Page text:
Home, family and a particular culture of care
We know that care homes have been pivotal during the pandemic. Let’s hear from Dr Katharine Scanlan about her research into end of life care in care homes.
My research study, which looked in depth at the experiences of staff working in ordinary care homes, identified the significant contribution they made to the end of life experience of residents and their loved ones. It became clear that some of those interviewed had, through a complex interweaving of personal and professional experience of death and dying, become unrecognised end of life care specialists. In speaking about their experiences of end of life care they revealed examples of caregiving that showed exquisite attunement and sensitivity to the needs of those concerned. They had a deep belief in the basic tenets of palliative care and the capacity to support and develop other less experienced carers in working with death and dying. One of the carers interviewed gives a sense of what might be involved in this process:
“You teach from your experiences, to me end of life care isn’t a text book written exam or training procedure you can learn. You learn from others experiences and you learn from the heart. You know you’ve got your textbook stuff that you’ve got to go by but for it to be such a sensitive area, it has to be from the heart”.
During the pandemic we heard of many care homes in the UK where staff left their own families and moved into the home in order to create a safe environment – kind of ‘bubble’ that would protect everyone from the risks of the virus. These workers often said things like ‘the residents are like another family for us’. This was similar to what I found in my research. Some care staff had relatives in the homes in which they worked; in their work they drew directly on their own feelings and experience of caring for their loved ones at the end of life. There was almost no ‘line’ between their personal lives and their work.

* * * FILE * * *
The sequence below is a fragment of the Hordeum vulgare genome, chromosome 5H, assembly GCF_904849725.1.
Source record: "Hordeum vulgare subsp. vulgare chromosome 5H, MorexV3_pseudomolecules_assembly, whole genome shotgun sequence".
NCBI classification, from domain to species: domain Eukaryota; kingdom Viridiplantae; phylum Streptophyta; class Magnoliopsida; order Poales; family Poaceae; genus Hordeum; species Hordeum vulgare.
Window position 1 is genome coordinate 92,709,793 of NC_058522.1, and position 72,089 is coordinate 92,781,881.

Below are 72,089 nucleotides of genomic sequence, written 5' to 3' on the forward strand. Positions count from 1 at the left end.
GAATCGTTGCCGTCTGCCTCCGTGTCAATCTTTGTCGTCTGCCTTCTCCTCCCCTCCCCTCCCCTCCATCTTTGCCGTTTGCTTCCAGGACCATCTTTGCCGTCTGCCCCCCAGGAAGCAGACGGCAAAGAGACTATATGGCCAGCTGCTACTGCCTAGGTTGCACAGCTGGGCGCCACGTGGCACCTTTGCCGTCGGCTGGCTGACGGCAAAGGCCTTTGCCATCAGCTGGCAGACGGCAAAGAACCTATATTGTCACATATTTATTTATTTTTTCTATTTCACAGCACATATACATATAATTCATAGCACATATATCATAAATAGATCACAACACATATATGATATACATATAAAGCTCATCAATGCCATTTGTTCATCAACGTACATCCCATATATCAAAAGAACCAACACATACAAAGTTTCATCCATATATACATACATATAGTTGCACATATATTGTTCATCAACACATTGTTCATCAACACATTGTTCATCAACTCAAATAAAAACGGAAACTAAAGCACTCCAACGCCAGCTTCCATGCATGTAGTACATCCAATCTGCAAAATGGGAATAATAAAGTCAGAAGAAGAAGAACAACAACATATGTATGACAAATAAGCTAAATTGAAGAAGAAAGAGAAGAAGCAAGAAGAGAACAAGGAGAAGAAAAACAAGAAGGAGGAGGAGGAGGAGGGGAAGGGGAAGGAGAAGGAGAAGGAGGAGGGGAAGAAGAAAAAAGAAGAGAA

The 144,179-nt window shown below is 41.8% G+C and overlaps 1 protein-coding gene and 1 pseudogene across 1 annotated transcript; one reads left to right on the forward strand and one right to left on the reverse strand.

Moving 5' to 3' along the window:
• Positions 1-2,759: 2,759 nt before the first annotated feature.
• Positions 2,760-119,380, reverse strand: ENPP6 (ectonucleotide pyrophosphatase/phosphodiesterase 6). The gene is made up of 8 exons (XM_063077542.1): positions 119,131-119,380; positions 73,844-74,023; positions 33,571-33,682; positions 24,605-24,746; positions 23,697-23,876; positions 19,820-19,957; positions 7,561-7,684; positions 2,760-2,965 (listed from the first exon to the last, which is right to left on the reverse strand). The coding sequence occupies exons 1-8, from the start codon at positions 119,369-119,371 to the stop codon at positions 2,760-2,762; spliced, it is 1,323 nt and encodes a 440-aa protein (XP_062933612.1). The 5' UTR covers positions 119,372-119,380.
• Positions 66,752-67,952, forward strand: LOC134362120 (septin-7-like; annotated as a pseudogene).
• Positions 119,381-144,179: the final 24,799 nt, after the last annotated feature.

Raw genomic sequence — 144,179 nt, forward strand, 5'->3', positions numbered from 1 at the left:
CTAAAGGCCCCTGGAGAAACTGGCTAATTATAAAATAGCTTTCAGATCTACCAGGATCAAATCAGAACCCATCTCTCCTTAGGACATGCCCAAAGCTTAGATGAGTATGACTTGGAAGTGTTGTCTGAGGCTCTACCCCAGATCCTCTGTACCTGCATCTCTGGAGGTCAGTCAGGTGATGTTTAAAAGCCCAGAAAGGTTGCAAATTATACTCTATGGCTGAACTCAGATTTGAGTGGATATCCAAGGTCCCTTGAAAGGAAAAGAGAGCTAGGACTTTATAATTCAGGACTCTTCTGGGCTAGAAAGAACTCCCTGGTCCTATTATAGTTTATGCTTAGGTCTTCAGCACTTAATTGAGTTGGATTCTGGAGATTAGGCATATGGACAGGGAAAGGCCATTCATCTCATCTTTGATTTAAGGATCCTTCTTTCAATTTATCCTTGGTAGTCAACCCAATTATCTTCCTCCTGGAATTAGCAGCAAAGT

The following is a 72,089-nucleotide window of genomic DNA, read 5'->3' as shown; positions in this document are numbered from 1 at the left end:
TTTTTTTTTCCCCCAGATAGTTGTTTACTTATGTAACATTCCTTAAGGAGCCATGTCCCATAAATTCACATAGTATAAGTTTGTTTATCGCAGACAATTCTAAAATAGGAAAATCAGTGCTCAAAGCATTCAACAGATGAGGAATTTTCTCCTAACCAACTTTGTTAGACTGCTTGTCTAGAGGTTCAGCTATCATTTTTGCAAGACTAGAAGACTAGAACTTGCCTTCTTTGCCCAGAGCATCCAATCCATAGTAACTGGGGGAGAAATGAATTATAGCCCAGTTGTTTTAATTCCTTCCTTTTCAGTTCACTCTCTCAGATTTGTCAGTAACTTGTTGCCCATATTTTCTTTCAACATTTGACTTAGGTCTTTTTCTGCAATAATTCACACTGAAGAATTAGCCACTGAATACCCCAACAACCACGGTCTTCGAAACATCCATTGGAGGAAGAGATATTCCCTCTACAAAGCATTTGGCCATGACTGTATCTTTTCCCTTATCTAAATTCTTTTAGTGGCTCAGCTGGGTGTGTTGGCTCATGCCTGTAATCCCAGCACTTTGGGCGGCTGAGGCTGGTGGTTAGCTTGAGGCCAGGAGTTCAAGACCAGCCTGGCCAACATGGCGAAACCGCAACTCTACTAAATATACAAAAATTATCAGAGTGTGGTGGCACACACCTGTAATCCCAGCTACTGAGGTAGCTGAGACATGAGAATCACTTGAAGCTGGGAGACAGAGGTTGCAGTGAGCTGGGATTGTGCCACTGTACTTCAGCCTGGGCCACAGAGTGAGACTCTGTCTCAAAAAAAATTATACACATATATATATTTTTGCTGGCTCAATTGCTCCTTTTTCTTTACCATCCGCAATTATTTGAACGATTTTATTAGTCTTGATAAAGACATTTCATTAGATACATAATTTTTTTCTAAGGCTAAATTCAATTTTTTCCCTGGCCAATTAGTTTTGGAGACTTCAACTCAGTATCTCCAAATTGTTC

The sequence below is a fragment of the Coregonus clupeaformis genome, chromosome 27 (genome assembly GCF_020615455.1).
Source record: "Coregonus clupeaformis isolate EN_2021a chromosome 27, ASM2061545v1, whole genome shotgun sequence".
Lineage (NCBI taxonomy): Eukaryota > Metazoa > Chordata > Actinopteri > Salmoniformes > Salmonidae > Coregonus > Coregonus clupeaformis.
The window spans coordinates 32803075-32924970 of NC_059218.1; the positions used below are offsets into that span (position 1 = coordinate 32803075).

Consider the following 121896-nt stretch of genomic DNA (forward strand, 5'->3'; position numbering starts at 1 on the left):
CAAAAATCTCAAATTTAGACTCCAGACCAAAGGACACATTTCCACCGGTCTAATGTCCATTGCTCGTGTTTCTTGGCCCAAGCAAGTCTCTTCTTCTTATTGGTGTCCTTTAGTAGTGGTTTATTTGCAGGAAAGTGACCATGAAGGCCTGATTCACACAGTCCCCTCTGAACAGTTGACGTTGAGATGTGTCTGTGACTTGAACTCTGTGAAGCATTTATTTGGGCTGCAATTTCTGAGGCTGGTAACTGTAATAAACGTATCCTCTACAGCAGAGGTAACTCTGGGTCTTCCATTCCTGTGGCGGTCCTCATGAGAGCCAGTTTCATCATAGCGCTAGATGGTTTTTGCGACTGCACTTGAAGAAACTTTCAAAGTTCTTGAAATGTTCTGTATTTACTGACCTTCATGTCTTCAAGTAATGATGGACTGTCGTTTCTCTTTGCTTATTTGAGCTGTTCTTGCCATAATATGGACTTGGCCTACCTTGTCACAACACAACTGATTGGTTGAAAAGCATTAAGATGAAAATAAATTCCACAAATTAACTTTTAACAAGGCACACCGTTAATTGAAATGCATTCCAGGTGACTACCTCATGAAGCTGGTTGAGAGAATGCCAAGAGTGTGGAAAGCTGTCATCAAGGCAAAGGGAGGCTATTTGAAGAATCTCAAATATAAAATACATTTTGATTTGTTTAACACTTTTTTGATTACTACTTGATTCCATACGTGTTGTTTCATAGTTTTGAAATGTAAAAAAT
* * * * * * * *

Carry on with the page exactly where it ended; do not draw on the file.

We can call this a particular ‘culture of care’ that has been largely unrecognised until now. It is as though an ‘old’ model of caring which largely took place in people’s private homes, and was the unpaid work of women for the most part, had spilled over into residential settings. The values and principles involved seem very different to the ‘medical’ model of care in hospitals. However, in some of Sharna’s videos we can hear another kind of blend of caring principles at work. She speaks about her professionalism and training, the frameworks of assessment she has to use; but she also describes the importance of being human, of touch, of taking time and building relationships as a social worker in order to allow people to speak about their deepest worries and fears at the end of life.
Amidst the shock, distress and anger involved in responding to the demands of the crisis, recorded in articles and interviews in the national press, there will have been many quiet and private moments, where the quality of care given to a dying resident will have, under the most difficult of circumstances, represented something of what we have come to consider “a good death”. These moments are mostly so quiet and private that they pass without fanfare or fuss, yet the difference made is unquantifiable.
Let’s now look in more detail about what a good death might involve, what happens when this isn’t possible, and how to balance the wish to provide a caring culture with the unique challenges of the pandemic.
© Tavistock & Portman NHS FT